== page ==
I’ve attended hundreds of meetings of immigration lawyers in my career. Many of them have exhibited characteristics of 12-step groups in which we formed circles of victimhood, and “admitted that we were powerless over [INS, USCIS, DOL, State, etc.]and that our lives had become unmanageable.” Many of these sessions disgusted me because of the excess of whining complaints over action. Too often immigration lawyers are wont to complain and play victim, but rarely do they model the fictional TV executive, Howard Beale in the movie, Network (“I’M AS MAD AS HELL, AND I’M NOT GOING TO TAKE THIS ANYMORE!”).

I also believe in the proverb I first encountered, if memory serves, in The Autobiography of Malcolm X: It’s the squeaky wheel that gets the grease.

Well now is our chance to stop whimpering in darkness and light a few candles (I can’t seem to avoid proverbs today). USCIS has asked for stakeholder input on its priorities. A “policy review” survey, approved by the Office of Management & Budget (OMB), is open for response until April 29. As food for thought on what policies make the most sense, consider the USCIS-related testimony given on March 23 before the House Judiciary’s Immigration Subcommittee.

I took the survey today and here are excerpts from my comments:

USCIS’s # 1 priority should be statutory compliance with the APA and other laws administered by OMB.The agency should comply with the APA rulemaking requirements for public notice and comment, and issue regulations in a variety of areas where regulations do not exist. The agency should refrain from issuing press releases, posting web site announcements, making significant substantive law changes on immigration forms or issuing policy memoranda that are not in compliance with the APA, the PRA, the RFA and other laws administered by OMB.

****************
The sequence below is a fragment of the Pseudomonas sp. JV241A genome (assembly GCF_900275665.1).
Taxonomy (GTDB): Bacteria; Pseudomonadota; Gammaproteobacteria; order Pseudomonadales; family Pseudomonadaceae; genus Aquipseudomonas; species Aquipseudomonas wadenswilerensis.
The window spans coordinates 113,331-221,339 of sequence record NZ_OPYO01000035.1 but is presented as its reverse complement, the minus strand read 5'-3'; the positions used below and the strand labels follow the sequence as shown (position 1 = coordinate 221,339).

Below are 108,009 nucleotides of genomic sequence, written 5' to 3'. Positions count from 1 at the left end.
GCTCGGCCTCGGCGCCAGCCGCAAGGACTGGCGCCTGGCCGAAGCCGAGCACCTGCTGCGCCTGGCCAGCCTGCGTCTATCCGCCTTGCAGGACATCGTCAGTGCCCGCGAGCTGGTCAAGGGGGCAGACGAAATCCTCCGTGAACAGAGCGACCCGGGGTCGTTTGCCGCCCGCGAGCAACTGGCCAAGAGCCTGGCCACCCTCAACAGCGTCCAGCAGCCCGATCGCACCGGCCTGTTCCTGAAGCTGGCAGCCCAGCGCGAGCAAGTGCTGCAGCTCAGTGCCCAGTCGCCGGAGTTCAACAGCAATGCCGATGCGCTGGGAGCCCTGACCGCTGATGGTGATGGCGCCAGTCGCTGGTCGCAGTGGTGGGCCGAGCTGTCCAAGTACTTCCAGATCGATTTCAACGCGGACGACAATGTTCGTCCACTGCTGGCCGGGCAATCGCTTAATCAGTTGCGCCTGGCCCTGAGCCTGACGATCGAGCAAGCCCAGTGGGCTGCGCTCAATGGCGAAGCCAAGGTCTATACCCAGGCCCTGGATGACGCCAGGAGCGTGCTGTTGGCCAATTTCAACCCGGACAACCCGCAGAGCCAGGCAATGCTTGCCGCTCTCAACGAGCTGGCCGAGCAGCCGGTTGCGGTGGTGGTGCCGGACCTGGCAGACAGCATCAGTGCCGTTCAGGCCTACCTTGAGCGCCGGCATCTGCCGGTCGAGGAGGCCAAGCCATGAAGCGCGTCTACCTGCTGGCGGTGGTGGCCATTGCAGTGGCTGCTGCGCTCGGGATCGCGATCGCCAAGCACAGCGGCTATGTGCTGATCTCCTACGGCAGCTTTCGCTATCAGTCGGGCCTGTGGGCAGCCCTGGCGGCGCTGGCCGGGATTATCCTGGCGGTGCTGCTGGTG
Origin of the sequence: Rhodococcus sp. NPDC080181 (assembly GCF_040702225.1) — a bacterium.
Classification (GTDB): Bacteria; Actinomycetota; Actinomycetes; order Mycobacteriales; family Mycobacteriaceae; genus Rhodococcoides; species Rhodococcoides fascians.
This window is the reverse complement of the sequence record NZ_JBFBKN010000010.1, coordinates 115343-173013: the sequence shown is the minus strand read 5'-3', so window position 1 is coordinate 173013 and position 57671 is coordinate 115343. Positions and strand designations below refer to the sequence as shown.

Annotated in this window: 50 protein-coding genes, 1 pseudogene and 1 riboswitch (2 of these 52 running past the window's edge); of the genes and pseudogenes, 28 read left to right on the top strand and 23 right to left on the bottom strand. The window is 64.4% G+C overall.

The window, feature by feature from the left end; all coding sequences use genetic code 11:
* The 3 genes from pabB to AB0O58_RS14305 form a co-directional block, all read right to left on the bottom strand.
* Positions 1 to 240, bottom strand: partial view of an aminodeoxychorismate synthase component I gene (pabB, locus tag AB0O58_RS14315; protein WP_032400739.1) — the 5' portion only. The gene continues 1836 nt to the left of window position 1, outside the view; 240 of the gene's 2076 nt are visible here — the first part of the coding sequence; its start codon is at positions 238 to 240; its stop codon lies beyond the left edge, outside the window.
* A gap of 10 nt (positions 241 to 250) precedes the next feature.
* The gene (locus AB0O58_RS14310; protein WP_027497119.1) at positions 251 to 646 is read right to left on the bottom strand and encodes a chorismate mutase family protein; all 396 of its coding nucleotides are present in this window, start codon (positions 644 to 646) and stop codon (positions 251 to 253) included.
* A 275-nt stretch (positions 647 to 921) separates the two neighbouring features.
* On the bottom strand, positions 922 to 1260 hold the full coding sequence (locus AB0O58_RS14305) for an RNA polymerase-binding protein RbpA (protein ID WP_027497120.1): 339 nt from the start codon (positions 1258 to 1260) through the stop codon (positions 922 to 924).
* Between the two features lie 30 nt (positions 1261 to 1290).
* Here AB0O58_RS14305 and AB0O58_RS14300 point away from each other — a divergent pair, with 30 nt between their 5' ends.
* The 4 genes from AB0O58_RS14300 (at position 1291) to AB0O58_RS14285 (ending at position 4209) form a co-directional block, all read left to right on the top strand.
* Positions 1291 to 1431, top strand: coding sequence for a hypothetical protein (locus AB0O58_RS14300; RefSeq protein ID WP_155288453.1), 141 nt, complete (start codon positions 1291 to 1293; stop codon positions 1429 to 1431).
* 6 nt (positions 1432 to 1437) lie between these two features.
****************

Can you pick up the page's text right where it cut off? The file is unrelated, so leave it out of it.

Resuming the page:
# 2 USCIS should make every effort to persuade Congress that a primarily user-fee system of financing its operations will not protect homeland security or allow achievement of the agency’s mission and that substantially larger appropriations are required to perform the critical federal mission of USCIS.

# 3 priority should be revamping the Administrative Appeals Office by requiring adjudicators to be lawyers, publishing rules of procedure, speeding cycle time on appeals, allowing for continuation of employment authorization and tolling of unlawful presence during appeals and establishing precedent decisions.

#4 The USCIS should adopt an on-line case problem application for lawyers and accredited representatives. There is no need to clog the 1-800 # with lawyer and representative calls when problems can be more easily solved through an on-line tool.

I also added commentary, in line with many of my posts, that USCIS should work with ICE to expand the grant of deferred action and employment authorization to favored categories of unauthorized persons, e.g., beneficiaries of the DREAM Act and AgJobs bills (as Senators Lugar and Durbin now propose), as a precursor and (changer of facts on the ground) in anticipation of comprehensive immigration reform.

Immigration lawyers may quibble with me over my prioritization of USCIS policies, of course. But unless you take the survey, be sure that the next time I see you at a bar function (YOU know who YOU are), I will have no sympathy if you answer “no” to my question: “Did you take the survey?”